In both cases, the presidents refused to negotiate in good faith. Lincoln sent completely false and conflicting statements to the Confederates and to Congress — even refused to talk with the Confederate commissioners. Roosevelt also refused to talk with Japanese Prime Minister Konoye, a refusal that brought down the moderate, peace-seeking Konoye government and caused the rise of the militant Tojo regime. Both Lincoln and Roosevelt repeatedly lied to the American people and to Congress about what they were doing while they were secretly provoking the "enemy" to fire the first shot in their respective wars. Both intentionally subjected their respective armed forces to being bait to get the enemy to fire the first shot.
Also, a comparison of circumstances clearly shows that both Lincoln and Roosevelt had ample opportunity to present their arguments and the question of war to Congress as the Constitution clearly required them to do. In fact, Congress in both cases was desperately trying to find out what the presidents were doing, and in both cases the presidents were hiding evidence from them. In Lincoln's case, Congress probably would not have declared war for either the real reasons Lincoln went to war or for those he used only for propaganda. Similarly, Roosevelt could have presented the question of war to Congress and attempted to persuade Congress and the American people that we needed to join Soviet Russia and Great Britain to fight tyranny in Germany.
This might have been embarrassing to the Roosevelt administration in light of the fact that Congress may not have wanted to declare war and join with Soviet Russia, which was already one of the greatest tyrannies the world had ever known, while Germany was Russia's main enemy. A majority in Congress surely were aware of the dangers of Communism, while Roosevelt never seemed to grasp the total evil of Stalin or Communism. Roosevelt gave Stalin everything he wanted throughout the war and referred to this mass murderer as "Uncle Joe." The wartime conferences at Teheran and Yalta clearly demonstrated Roosevelt's complete and secret capitulation to Communism in Russia and China.[5]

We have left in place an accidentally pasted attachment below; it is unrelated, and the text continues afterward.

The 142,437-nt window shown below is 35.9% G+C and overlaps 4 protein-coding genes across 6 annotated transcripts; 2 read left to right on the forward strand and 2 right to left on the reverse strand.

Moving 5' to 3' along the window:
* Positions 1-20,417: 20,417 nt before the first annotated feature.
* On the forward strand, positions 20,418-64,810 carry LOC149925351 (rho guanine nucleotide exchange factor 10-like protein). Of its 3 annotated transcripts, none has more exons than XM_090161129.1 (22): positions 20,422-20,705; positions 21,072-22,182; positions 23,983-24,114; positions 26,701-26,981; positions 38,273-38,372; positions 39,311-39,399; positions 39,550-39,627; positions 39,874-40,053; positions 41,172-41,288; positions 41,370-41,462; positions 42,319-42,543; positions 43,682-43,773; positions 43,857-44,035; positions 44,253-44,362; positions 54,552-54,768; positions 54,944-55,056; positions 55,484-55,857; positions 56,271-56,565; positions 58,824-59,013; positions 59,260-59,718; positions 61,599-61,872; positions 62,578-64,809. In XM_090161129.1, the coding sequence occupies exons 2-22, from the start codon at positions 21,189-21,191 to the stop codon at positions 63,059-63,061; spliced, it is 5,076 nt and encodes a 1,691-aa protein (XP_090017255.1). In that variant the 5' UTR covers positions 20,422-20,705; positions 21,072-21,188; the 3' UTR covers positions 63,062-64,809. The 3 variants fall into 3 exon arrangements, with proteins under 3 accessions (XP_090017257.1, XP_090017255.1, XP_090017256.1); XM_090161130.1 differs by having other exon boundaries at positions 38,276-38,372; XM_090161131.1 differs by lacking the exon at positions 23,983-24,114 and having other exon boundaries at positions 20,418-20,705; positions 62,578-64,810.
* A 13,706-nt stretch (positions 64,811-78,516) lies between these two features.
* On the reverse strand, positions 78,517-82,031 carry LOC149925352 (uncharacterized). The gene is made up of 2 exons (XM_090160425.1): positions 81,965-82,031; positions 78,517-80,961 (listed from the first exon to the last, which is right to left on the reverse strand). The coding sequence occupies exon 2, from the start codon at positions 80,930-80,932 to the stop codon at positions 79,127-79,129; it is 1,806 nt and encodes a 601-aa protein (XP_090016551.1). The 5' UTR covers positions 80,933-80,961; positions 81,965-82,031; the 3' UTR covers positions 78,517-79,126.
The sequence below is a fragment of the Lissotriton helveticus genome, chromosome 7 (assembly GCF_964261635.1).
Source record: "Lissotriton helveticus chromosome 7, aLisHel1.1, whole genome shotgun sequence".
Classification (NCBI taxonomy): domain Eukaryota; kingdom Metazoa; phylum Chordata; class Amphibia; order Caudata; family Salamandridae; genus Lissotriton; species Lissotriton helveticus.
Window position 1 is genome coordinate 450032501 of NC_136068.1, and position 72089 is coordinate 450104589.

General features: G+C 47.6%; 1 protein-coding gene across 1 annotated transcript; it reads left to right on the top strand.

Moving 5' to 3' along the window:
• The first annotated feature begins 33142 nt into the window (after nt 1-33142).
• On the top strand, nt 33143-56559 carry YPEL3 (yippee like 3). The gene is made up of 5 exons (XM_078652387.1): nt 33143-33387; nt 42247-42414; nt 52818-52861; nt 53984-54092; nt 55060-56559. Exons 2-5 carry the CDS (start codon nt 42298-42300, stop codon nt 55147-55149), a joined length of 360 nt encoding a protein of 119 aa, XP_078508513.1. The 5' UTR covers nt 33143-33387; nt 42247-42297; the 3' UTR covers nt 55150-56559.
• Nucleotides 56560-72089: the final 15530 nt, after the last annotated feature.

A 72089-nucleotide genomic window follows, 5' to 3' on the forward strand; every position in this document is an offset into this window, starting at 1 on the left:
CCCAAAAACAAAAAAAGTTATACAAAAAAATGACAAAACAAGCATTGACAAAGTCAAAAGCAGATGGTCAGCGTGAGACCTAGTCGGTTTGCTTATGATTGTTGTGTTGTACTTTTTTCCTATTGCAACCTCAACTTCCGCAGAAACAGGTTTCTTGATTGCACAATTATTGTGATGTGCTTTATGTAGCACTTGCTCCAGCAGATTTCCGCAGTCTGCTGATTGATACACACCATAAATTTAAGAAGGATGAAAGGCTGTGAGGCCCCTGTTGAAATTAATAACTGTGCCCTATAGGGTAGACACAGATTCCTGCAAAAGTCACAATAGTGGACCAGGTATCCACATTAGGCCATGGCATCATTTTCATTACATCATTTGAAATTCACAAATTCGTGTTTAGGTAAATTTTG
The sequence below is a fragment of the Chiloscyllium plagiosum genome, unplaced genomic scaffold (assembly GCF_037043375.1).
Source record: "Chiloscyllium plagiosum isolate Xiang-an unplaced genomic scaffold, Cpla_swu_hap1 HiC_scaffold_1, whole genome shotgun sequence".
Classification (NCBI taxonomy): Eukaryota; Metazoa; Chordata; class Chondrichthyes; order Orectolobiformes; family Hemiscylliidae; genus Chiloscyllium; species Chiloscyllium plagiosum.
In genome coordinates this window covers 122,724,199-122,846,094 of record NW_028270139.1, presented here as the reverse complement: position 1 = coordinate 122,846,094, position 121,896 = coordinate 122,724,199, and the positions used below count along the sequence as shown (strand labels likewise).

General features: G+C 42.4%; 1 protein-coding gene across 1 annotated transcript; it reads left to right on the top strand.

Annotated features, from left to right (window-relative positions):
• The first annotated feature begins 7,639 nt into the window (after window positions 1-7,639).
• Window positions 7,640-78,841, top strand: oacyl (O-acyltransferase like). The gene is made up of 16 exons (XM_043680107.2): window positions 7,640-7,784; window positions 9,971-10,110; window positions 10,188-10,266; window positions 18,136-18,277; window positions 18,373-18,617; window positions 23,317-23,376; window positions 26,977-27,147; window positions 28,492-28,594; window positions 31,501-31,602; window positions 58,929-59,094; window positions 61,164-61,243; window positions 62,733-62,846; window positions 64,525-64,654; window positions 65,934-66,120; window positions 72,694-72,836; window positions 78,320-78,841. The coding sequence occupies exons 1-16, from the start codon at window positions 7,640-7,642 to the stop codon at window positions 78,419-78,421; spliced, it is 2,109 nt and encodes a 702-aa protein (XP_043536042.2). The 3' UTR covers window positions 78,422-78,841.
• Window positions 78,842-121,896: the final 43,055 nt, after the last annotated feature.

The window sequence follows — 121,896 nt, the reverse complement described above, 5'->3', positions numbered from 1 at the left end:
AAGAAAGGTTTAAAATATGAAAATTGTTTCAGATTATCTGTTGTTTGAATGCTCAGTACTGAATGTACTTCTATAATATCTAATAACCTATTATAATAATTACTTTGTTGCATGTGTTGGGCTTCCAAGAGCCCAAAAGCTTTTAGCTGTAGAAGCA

Before World War II started in Europe in 1939, it was widely known that Stalin had already murdered more than ten million innocent, unarmed people, three million of whom were Russian peasants he killed between 1928 and 1935. Communism believed that private property was the main source of evil in the world, and therefore he took the privately owned land from these self-sufficient people.[6]
Also, in the period from 1936 through 1938, Stalin murdered millions more during his reign of terror after the "show trials," purging from the Communist Party those he thought were disloyal.[7] Hitler, on the other hand, before 1939, and primarily from June to July 1934, had murdered fewer than one hundred in his purge of the Storm Troopers.[8] This is not to defend Hitler, or to deny that he was evil, but a comparison of these two murderers and tyrants (as Stalin and Hitler were known in the period from 1939 to 1941), shows that Roosevelt could hardly have asked Congress to declare war and to join with Stalin and Communism yet still argue that he was fighting a noble war against tyranny.